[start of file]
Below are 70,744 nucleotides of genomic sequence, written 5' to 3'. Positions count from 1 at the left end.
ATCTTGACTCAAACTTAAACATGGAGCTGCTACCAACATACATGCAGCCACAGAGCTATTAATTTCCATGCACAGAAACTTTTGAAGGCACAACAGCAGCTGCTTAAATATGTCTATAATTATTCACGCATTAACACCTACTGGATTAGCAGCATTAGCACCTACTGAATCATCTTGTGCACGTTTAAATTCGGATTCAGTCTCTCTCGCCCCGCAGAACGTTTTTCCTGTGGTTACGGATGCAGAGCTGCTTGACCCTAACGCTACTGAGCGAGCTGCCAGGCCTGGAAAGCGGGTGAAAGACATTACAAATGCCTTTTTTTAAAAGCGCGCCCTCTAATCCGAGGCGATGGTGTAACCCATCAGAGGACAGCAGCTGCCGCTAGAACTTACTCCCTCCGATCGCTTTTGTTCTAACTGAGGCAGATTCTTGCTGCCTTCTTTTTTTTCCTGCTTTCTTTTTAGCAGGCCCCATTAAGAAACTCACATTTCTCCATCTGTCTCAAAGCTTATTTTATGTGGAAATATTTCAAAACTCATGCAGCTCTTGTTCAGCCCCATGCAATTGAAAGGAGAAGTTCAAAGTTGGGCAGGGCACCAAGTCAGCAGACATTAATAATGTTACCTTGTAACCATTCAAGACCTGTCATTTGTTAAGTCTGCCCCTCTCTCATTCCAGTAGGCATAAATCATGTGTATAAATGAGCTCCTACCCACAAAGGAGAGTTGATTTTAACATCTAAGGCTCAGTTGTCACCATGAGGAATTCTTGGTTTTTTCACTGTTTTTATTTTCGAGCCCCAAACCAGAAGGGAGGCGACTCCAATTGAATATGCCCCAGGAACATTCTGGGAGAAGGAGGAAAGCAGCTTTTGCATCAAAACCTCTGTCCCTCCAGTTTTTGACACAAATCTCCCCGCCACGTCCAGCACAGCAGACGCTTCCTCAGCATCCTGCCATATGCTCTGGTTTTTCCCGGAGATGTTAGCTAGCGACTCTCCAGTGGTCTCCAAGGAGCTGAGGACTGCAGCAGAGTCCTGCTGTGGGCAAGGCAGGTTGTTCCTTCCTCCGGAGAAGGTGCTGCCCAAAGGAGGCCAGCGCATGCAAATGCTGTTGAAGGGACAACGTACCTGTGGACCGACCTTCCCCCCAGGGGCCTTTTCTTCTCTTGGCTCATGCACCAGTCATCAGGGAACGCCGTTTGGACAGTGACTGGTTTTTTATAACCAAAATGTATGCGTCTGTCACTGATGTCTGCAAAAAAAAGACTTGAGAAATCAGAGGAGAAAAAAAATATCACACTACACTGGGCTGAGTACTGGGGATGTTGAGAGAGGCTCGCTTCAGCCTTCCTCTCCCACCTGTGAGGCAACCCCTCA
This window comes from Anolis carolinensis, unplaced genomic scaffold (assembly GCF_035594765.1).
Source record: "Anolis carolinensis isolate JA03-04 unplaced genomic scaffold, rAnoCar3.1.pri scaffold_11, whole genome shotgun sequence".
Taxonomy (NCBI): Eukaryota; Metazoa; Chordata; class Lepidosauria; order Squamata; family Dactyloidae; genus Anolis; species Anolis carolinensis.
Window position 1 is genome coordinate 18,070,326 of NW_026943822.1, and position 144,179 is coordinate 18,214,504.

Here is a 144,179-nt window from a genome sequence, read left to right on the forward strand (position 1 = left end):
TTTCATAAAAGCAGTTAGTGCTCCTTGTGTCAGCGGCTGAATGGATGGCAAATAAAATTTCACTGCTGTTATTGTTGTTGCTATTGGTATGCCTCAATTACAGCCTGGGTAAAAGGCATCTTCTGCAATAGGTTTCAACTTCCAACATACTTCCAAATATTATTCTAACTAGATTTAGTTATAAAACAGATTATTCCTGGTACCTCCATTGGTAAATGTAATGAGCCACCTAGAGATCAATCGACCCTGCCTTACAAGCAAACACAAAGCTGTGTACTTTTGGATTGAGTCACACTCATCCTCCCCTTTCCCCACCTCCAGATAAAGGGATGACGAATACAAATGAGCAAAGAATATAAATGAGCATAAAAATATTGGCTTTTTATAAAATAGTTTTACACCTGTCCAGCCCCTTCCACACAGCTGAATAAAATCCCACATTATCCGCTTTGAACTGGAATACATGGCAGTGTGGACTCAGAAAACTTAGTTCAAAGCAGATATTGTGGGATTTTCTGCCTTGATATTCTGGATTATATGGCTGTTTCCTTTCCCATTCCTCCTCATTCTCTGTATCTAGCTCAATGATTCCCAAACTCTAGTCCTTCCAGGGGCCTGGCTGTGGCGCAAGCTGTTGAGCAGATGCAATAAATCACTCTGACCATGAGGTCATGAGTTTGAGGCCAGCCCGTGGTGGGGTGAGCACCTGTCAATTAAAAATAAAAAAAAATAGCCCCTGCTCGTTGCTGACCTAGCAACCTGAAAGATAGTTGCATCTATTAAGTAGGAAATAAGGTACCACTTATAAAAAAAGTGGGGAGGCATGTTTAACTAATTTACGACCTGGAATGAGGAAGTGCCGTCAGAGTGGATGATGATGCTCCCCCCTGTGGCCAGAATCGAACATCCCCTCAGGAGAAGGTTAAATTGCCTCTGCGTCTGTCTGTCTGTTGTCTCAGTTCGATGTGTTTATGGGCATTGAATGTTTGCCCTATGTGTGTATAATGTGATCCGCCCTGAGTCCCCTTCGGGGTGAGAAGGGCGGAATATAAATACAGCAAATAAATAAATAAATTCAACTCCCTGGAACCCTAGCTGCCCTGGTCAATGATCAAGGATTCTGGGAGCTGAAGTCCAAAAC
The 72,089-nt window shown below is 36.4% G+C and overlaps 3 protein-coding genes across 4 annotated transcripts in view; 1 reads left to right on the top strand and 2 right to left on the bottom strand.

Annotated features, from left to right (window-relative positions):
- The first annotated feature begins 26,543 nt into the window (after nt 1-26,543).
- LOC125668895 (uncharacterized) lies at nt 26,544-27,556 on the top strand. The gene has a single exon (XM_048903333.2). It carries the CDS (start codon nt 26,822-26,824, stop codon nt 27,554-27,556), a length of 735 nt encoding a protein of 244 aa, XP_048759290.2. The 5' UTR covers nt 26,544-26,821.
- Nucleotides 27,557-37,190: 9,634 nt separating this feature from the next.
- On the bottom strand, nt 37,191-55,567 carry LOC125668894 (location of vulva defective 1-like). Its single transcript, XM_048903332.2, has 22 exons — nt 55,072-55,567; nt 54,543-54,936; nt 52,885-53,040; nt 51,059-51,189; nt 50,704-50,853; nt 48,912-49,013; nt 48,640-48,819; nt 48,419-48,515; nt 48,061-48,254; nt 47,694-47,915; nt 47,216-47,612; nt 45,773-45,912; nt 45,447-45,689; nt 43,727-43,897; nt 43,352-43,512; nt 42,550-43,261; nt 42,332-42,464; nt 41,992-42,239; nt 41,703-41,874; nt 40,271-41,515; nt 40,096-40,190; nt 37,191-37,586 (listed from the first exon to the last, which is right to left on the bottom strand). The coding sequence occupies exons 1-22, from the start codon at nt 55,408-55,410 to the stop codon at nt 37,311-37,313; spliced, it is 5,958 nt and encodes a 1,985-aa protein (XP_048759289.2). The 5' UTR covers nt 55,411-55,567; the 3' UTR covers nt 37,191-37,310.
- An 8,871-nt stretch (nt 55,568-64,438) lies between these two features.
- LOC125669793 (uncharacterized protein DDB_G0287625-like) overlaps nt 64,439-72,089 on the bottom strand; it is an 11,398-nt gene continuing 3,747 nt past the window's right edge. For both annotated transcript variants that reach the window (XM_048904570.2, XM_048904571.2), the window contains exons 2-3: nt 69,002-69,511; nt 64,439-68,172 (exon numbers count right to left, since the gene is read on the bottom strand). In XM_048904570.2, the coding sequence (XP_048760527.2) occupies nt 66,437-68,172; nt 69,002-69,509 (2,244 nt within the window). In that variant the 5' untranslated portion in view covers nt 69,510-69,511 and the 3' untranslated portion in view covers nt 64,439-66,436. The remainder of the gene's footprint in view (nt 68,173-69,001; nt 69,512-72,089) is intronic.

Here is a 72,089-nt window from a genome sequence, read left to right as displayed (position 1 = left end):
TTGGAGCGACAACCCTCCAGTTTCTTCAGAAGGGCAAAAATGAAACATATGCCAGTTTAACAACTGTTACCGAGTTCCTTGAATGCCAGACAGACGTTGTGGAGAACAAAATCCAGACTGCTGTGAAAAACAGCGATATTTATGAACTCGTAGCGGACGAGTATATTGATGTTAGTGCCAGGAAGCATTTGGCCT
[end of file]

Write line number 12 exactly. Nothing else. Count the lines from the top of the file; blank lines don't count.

- LOC125668895 (uncharacterized) lies at nt 26,544-27,556 on the top strand. The gene has a single exon (XM_048903333.2). It carries the CDS (start codon nt 26,822-26,824, stop codon nt 27,554-27,556), a length of 735 nt encoding a protein of 244 aa, XP_048759290.2. The 5' UTR covers nt 26,544-26,821.